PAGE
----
Saturday, September 10, 2005

Burdens of Name Recognition Ludvig von Mises and Adam Smith

"Mises the Revolutionary" by Ralph Raico

[Posted on Friday, September 09, 2005:]

“It is said that a number of years ago, when Bill Buckley was at the beginning of his career of college-speaking, and somewhat more tolerant of libertarians than he is today, he once wrote two names on the blackboard thereby nicely dramatized the point that students in his audience were being presented with only one side of the great world-forming debate between capitalism and socialism. The name of the defender of democratic socialism — I think it was Harold Laski, possibly John Dewey — was recognized by most of those present.
The name of Ludwig von Mises was entirely unknown to them.”

“How has it been possible that the great majority of economics and social science students, even at elite American universities, are completely unfamiliar with Mises?

“But Mises was even more than a great economist. Throughout the world, among knowledgeable people — in German-speaking Europe, in France, in Britain, in Latin America, in our own country — Mises was famous as the great twentieth century champion of a school of thought which could be said to have a certain historical importance and a certain intellectual respectability: the one that began with Adam Smith, David Hume, and Turgot, and included Humboldt, Bentham, Benjamin Constant, Tocqueville, Acton, Böhm-Bawerk, William Graham Sumner, Herbert Spencer, Pareto, and many others. Offhand, one would have thought that this acknowledged position alone would have entitled Mises to being presented within the "pluralistic" setting of left-liberal Academe.”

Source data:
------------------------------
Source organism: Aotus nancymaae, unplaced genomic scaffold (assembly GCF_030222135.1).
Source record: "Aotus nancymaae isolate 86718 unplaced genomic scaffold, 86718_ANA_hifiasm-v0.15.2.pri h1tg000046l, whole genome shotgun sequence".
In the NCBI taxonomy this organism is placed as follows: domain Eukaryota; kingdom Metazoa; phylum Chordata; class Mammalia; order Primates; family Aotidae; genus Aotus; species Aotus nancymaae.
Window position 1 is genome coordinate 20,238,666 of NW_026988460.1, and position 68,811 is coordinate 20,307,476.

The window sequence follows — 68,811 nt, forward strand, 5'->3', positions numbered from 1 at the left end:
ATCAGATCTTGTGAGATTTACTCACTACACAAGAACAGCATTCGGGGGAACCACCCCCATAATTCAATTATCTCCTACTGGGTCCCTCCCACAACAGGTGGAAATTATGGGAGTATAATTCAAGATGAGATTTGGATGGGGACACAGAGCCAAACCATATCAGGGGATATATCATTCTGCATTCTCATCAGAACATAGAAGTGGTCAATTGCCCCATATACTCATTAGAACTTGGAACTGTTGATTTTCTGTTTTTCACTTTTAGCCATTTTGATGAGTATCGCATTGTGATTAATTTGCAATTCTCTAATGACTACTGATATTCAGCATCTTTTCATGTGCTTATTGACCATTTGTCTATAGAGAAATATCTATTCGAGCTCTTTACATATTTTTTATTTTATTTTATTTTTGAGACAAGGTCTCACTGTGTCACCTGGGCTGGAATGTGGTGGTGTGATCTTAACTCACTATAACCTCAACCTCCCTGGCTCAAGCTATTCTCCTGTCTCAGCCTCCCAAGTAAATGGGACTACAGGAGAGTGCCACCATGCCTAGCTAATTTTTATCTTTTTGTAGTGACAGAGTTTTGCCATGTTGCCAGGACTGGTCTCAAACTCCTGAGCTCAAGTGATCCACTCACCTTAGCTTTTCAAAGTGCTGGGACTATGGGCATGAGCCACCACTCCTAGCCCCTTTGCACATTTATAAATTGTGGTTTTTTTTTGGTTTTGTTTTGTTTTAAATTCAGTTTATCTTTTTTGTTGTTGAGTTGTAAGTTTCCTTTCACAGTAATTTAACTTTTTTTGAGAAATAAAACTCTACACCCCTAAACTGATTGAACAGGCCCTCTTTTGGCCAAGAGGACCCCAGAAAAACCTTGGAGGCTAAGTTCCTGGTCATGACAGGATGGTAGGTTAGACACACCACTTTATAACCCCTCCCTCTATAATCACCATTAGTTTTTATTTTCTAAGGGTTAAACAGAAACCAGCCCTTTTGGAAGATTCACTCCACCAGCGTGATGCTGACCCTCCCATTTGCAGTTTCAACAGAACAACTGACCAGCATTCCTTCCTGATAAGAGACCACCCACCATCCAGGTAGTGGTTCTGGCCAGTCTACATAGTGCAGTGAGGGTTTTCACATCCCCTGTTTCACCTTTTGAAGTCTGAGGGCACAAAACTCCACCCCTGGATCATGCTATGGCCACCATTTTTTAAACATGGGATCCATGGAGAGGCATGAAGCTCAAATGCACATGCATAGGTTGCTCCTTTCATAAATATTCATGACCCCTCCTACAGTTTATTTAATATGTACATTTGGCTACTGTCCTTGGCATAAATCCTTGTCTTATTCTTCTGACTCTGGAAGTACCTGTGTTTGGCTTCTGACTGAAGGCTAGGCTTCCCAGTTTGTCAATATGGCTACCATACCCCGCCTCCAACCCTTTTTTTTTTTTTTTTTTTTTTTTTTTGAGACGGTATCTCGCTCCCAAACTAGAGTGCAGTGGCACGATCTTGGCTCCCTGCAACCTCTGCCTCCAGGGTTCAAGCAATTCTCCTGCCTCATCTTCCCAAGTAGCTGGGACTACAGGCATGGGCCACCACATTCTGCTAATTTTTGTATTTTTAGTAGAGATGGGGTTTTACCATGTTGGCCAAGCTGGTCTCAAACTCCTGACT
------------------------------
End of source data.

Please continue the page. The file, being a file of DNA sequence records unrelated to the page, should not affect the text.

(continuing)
Ralph Raico is right about the general ignorance of people about Ludwig von Mises (a deficiency you could put right, if it includes you among its population, by visiting: and other sites, like Austrian Economists, etc.,).

However, I am not so sure that having great name recognition is an unmixed blessing. Adam Smith has almost total name recognition and not just among economists. Journalists, film script writers, advertising agencies, politicians of all stripes, and columnists, and just about every ‘Tom, Dick and Harry’ (and ‘Jane, Judy and Samantha’ too) know the name, think they know the economics (invisible hands and all that sort of nonsense), albeit it fatuously wrongly, and are sure he was in favour of laissez faire, intimate with capitalism (even ‘invented it!) and was rightwing to boot (and sometimes leftwing on the other foot).

Hence, the mission of “Lost legacy” is to correct the ideas associated with the instant name recognition of Adam Smith. Ralph Raico and his colleagues have a different mission: to create name recognition for Mises and to advocate his economics, which are, incidentally, closer to Adam Smith’s than, say, to Milton Friedman’s, to name another modern icon.


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